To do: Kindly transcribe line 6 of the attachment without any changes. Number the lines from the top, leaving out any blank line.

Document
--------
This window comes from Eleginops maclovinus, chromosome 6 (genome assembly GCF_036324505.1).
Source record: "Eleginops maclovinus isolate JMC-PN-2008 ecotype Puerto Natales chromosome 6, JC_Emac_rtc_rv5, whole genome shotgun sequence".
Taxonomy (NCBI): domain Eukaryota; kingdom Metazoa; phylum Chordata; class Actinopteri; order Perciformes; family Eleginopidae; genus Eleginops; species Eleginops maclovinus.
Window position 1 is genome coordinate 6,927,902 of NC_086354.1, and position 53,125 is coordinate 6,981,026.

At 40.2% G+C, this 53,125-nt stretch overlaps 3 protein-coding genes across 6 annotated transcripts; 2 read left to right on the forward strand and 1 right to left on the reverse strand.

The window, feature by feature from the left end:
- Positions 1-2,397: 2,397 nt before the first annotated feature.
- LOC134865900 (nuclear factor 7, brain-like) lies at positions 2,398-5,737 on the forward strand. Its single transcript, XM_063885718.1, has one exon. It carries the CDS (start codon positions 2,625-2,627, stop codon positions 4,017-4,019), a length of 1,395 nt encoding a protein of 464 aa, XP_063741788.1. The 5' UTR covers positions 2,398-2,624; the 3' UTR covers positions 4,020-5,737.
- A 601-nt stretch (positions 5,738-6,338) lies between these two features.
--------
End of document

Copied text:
The window, feature by feature from the left end: